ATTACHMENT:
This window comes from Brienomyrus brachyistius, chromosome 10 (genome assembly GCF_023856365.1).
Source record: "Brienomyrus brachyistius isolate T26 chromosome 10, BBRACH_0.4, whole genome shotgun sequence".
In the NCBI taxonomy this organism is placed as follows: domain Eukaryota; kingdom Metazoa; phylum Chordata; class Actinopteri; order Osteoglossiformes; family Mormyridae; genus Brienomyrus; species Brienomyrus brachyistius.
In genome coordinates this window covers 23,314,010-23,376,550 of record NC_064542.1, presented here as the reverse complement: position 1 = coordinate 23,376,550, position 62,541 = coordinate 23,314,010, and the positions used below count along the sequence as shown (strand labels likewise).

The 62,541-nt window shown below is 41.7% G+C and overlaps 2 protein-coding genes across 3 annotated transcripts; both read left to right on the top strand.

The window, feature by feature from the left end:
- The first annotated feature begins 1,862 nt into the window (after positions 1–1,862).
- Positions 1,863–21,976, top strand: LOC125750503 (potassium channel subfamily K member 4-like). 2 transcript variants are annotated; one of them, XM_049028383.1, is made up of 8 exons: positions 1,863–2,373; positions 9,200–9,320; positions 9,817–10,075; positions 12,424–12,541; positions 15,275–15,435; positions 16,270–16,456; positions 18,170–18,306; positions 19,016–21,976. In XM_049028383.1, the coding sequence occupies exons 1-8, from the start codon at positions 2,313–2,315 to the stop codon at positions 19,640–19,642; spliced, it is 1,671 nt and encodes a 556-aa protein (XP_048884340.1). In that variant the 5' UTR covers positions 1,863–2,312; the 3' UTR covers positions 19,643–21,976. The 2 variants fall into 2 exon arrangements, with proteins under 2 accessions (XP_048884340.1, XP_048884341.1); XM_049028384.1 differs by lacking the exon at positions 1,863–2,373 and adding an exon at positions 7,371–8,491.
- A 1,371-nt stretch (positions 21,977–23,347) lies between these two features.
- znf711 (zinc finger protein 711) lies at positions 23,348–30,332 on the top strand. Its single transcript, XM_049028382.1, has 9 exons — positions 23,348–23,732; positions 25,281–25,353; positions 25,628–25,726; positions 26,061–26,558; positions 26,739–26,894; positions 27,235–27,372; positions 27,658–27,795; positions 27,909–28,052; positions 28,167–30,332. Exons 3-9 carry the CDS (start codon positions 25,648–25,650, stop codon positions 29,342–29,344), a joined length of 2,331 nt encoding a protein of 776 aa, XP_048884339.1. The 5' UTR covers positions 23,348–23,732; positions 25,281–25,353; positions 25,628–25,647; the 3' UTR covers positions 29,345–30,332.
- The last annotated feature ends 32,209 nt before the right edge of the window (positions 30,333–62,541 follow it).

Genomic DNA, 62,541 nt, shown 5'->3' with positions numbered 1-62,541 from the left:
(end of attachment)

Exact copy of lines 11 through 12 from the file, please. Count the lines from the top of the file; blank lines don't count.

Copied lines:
- The last annotated feature ends 32,209 nt before the right edge of the window (positions 30,333–62,541 follow it).

Genomic DNA, 62,541 nt, shown 5'->3' with positions numbered 1-62,541 from the left: